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Two fires started in the past two weeks near homeless camps in Goleta along the southbound side of Highway 101 where the trees and bushes are heavy. “Prior to COVID-19, the City has been active and successful with clearing debris from homeless encampments and has collaborated with allied agencies to conduct cleanup efforts along the Highway 101 Railway corridor,” Mayor Paula Perotte said in a press release addressing the fires. The City of Goleta further stated that because of coronavirus, homeless camps were being left alone in the absence of a better place for the people to live and to avoid any potential disease spread. The cause of the fires, however, is still under investigation, County Fire’s Captain Daniel Bertucelli said.
The influx of money coming from the feds and the State of California to deal with COVID has included funds for Project Roomkey, which succeeded in finding motel rooms for more than 14,000 homeless Californians, including 111 rooms in Santa Barbara County. That’s far fewer than what’s needed for the more than 151,000 homeless people living in California, especially in light of the Centers for Disease Control’s recommendation that each be housed during the pandemic to help them easily access clean water and stay healthy.
What has astonished county officials, however, is that 11 people have also found real homes and another 25 are well on their way. “We are amazed at how many people have been able to move into permanent housing because we’re able to contact them,” said Lucille Boss, who is a senior specialist in Santa Barbara County’s housing program. It came about in part because the Gardens on Hope — a Housing Authority project for seniors with limited income — opened in April and also because “we had some good luck with some private landlords,” Boss said.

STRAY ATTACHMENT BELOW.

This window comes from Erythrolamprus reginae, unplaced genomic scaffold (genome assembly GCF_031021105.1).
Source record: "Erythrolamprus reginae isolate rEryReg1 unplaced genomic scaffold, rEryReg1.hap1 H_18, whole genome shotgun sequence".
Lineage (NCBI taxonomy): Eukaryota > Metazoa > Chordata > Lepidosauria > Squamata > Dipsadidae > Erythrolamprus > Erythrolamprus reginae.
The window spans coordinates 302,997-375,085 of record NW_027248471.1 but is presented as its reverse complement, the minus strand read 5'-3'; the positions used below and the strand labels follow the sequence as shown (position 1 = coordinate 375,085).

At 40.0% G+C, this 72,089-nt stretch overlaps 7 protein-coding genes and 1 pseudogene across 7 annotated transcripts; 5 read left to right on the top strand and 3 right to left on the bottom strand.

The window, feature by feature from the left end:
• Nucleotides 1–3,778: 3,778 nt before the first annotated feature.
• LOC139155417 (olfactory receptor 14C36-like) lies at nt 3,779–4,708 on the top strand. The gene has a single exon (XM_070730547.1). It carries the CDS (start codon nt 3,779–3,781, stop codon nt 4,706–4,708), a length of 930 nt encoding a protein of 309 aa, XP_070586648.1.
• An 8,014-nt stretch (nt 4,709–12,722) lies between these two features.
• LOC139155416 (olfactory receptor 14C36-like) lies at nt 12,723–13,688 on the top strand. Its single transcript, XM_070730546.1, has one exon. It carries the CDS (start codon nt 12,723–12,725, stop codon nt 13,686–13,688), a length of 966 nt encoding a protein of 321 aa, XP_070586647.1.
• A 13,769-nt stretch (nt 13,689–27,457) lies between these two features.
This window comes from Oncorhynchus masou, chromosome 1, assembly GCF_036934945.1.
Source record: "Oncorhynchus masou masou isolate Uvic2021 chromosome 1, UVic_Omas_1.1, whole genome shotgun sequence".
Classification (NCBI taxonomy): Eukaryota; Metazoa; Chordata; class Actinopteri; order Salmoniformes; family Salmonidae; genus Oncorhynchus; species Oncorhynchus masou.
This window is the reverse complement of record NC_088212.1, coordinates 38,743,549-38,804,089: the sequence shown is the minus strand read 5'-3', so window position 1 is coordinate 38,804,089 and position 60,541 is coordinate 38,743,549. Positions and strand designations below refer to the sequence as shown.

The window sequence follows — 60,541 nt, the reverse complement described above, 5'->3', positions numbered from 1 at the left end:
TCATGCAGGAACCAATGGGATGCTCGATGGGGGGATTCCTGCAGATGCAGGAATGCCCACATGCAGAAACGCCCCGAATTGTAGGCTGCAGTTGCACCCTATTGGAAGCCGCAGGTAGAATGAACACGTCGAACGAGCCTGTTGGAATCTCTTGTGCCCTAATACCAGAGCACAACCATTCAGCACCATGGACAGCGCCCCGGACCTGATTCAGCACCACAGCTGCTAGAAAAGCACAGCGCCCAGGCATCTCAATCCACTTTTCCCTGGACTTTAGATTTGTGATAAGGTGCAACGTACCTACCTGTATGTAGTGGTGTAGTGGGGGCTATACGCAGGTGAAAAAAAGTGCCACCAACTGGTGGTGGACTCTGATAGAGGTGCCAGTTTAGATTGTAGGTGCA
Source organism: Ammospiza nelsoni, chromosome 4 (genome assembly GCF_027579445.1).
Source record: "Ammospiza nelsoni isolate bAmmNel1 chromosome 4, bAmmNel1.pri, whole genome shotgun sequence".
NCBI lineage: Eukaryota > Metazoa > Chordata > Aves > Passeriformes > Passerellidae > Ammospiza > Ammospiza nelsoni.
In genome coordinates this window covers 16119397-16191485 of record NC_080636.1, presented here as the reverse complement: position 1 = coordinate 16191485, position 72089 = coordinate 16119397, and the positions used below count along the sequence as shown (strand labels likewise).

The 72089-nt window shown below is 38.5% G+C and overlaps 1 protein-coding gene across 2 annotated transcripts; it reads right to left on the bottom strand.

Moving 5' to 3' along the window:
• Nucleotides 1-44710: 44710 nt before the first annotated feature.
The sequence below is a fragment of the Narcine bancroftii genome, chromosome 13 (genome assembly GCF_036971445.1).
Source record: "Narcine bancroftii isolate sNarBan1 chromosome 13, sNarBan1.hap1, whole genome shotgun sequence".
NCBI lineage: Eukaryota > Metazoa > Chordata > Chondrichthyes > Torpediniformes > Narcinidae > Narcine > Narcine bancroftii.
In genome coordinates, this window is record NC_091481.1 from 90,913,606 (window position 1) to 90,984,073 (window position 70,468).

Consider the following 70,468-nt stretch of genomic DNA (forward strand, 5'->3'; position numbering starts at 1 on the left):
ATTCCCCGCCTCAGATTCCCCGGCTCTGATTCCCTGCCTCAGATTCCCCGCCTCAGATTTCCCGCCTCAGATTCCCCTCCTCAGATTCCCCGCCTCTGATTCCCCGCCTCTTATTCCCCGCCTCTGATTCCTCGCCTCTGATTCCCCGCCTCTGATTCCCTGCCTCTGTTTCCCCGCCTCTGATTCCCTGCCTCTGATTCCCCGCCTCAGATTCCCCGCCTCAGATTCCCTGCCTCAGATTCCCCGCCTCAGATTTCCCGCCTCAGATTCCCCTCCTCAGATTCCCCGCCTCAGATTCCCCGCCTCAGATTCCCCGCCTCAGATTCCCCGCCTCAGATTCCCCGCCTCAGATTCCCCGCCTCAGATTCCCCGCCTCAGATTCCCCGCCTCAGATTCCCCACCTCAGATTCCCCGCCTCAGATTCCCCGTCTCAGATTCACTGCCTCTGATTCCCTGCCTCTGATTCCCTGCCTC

The other part of what Boss calls luck but sounds like dedicated effort were the constant contacts between their clients and Public Health, Behavorial Wellness, and social services because the homeless people were suddenly remaining in one place. “We were able to find them instead of figuring out where they might be. We could phone them,” because they could charge their cell phones in their motel rooms, she said. This enabled Boss and other supportive services workers to help their clients check their eligibility for housing funding through disability, social security, veterans, and programs with obscure acronyms that roll fluidly throughout Boss’s conversation.
“One person moved [into a motel], but he had missed a piece of mail and lost his benefits,” Boss described. “We were able to reestablish those for him, and it gave him enough income to move into housing.” The “surprise blessings,” according to Boss, happened to several people.
The 111 motel rooms are insufficient for the county’s homeless population, estimated to be close to 1,900 individuals. Project Roomkey focuses first on people over the age of 65 who have underlying health conditions that make them vulnerable to COVID-19. The next tiers are people over the age of 65 and then people with underlying conditions.
For a bit, they were able to begin to address Tiers 2 and 3, said Boss, because so many people moved into permanent homes, but they are only able to house Tier 1 individuals in motel rooms currently.
As for Goleta, seven of the city’s 53 homeless residents have been helped into permanent housing or motels — 113 others were living in their vehicles during January’s Point-in-Time Count. The city is working to find short-term and long-term solutions, including the city’s Homelessness Strategic Plan, which visits the homelessness issues committee on July 22. In the meantime, a plan is in the forming stages with Union Pacific, which controls the area along the highway, to thin out the vegetation fuel beds and to stay in contact with the camp dwellers to prevent fires.
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